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I use GoogleMock/GoogleTest for testing, and I'm seeing some strange behavior when a matcher has a shared_ptr to a mock as a parameter, and EXPECT is called on the same shared_ptr. The offending piece of code:

#include <gmock/gmock.h>
#include <gtest/gtest.h>

#include <boost/shared_ptr.hpp>
#include <boost/make_shared.hpp>
using namespace boost;
using namespace testing;

struct MyParameter
    virtual ~MyParameter() {}
    virtual void myMethod() = 0;

struct MyParameterMock : public MyParameter
    MOCK_METHOD0(myMethod, void());

struct MyClass
    virtual ~MyClass() {}
    virtual void myMethod(shared_ptr<MyParameter> p) {}

struct MyClassMock : public MyClass
    MOCK_METHOD1(myMethod, void(shared_ptr<MyParameter>));

TEST(LeakTest, GoogleMockLeaksMatchedPointer)
    shared_ptr<MyClassMock> c = make_shared<MyClassMock>();
    shared_ptr<MyParameterMock> p = make_shared<MyParameterMock>();
        InSequence dummy;
        EXPECT_CALL(*c, myMethod(Eq(p)));
        EXPECT_CALL(*p, myMethod());

When this test is run, I get

leak_ptr_mock.cpp:37: ERROR: this mock object (used in test LeakTest.GoogleMockLeaksMatchedPointer) should be deleted but never is. Its address is @0x9309544.
ERROR: 1 leaked mock object found at program exit.

Any idea of why this happens? I rather not have to use Mock::AllowLeak.

share|improve this question
up vote 17 down vote accepted

This is a result of holding p as a shared_ptr, using InSequence and the order in which you have declared your expectations.

When you call

    EXPECT_CALL(*c, myMethod(Eq(p)));

you increase the use_count of p. In order for the leak detection to pass, p must be destroyed at (or before) the end of TEST.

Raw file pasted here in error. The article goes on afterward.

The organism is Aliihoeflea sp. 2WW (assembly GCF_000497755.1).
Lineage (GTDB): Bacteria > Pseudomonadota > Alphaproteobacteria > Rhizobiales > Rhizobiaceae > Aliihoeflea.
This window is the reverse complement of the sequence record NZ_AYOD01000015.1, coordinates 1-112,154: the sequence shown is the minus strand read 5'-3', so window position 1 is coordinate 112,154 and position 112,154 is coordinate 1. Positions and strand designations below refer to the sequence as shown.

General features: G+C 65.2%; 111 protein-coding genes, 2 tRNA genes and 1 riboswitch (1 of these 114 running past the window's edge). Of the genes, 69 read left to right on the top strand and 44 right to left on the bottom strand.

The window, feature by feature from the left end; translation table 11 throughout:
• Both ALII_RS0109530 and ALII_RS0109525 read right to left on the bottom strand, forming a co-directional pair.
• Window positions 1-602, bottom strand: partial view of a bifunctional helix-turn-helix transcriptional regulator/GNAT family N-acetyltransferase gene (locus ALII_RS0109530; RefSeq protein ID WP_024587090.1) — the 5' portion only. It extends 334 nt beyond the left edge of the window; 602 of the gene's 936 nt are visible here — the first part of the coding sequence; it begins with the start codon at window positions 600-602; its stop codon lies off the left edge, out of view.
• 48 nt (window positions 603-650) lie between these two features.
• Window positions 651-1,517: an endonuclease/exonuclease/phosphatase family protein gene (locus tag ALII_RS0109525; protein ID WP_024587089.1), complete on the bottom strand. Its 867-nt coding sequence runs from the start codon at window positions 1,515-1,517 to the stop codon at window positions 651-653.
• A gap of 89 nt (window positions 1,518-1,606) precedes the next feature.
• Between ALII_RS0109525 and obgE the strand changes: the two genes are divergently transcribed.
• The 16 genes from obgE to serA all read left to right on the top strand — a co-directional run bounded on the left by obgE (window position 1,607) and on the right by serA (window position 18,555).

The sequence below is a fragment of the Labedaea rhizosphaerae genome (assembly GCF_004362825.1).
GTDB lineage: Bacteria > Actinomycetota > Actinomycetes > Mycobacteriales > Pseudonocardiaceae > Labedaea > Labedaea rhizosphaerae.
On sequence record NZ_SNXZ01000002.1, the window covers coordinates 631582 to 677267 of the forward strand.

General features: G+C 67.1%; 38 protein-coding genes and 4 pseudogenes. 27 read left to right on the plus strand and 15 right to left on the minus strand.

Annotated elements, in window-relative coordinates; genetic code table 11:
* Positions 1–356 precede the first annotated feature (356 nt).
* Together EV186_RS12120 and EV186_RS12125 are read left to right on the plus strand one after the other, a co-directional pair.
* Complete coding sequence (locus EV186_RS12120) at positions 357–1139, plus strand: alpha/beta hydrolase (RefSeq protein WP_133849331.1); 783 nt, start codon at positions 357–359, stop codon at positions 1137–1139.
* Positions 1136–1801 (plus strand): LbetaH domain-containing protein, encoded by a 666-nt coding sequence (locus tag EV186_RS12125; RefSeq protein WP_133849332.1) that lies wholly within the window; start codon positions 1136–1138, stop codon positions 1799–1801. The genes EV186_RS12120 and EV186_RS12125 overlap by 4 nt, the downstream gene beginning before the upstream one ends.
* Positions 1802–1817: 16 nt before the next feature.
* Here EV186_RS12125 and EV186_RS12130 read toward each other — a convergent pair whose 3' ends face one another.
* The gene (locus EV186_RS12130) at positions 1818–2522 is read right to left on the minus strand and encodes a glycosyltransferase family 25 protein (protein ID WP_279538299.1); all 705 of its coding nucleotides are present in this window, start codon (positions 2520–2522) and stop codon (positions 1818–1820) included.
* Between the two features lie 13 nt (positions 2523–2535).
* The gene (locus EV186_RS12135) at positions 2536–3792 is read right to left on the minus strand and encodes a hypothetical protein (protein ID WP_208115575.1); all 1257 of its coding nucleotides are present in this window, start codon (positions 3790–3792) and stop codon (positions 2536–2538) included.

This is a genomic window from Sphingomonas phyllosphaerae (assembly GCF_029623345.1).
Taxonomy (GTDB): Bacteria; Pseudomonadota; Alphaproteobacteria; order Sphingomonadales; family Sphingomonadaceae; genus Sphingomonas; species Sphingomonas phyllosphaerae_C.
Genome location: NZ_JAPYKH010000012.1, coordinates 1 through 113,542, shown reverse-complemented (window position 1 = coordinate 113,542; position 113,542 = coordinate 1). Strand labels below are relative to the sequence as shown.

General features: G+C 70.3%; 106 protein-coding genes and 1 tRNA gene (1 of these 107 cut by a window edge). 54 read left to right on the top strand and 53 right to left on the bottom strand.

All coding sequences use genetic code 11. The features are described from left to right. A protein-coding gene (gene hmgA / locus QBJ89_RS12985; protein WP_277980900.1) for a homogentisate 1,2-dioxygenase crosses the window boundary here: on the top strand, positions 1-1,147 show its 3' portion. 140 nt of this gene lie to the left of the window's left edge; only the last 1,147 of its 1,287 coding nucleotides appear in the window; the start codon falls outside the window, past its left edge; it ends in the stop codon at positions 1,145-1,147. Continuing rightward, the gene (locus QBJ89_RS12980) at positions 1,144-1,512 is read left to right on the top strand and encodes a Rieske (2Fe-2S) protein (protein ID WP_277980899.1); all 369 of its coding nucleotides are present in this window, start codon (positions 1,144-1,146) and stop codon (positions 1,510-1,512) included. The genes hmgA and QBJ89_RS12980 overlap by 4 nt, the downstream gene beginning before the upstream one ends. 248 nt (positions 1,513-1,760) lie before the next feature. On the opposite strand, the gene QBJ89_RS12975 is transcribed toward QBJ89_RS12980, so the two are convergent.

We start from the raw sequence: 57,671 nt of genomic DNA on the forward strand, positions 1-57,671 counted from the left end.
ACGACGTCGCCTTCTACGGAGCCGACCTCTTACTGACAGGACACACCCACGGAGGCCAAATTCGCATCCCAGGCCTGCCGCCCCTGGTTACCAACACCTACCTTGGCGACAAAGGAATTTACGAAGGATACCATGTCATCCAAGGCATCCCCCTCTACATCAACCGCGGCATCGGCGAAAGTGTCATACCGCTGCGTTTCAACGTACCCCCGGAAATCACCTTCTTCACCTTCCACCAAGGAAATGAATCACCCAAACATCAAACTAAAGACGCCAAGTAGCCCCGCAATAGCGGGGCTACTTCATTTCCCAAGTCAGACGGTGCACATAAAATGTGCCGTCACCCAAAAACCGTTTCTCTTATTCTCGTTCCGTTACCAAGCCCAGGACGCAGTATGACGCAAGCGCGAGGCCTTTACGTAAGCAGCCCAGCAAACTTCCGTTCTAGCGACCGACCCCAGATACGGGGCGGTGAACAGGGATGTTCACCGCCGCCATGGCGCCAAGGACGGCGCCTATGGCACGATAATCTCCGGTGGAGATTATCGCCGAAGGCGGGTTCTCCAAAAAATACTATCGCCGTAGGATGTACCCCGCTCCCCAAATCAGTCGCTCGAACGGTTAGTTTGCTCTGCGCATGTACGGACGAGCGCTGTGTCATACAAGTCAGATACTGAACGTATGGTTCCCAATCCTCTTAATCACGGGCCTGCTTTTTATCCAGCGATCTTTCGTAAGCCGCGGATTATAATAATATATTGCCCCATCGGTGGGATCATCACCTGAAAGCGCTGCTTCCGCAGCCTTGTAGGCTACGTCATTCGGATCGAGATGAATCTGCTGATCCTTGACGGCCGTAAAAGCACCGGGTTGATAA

The problem here is that internally, gmock maintains a record of the required mock call sequence by holding a pointer to the preceding expectation. So when you call EXPECT_CALL(*p, myMethod());, it gets a copy of the pointer to the previous expectation.

This then has the effect of blocking the call to p's destructor when TEST ends.

In order to work around this, I think your best bet is to call


just before you exit TEST. This clears the expectations on p, including critically its prerequisite expectation, which in turn allows the destructor of p to be invoked correctly.

Alternatively, if the order of the mock calls is unimportant, simply removing InSequence dummy; will also allow p's destructor to execute.

As an aside, your code has a couple of issues;

  • Your base structs should have virtual destructors
  • MyClass::myMethod should be virtual in order to allow gmock's function to override it
  • p->myMethod(p); should be p->myMethod();
share|improve this answer
It works, Fraser! I corrected the code as per your suggestions too. – bruno nery Apr 30 '12 at 21:23
@bruno nery: Which version of GoogleMock are you using? – Martin May 7 '12 at 10:39
What would happen if p is created before c? Wouldn't than at the end c be destroyed, its expectations verified and cleared which will lead in decrementing the reference counter of p. After that p will be destroyed, verified and completely destroyed since the counter is now 0. – Martin May 7 '12 at 11:44
@Martin No, the order of construction doesn't affect the order of checks since InSequence dummy; is used. Swapping the order of the EXPECT_CALLs would allow the test to exit successfully without leaks, but if the order of the expectations doesn't matter, you're as well not using InSequence at all. BTW, I'm using gmock 1.6.0. – Fraser May 7 '12 at 15:13

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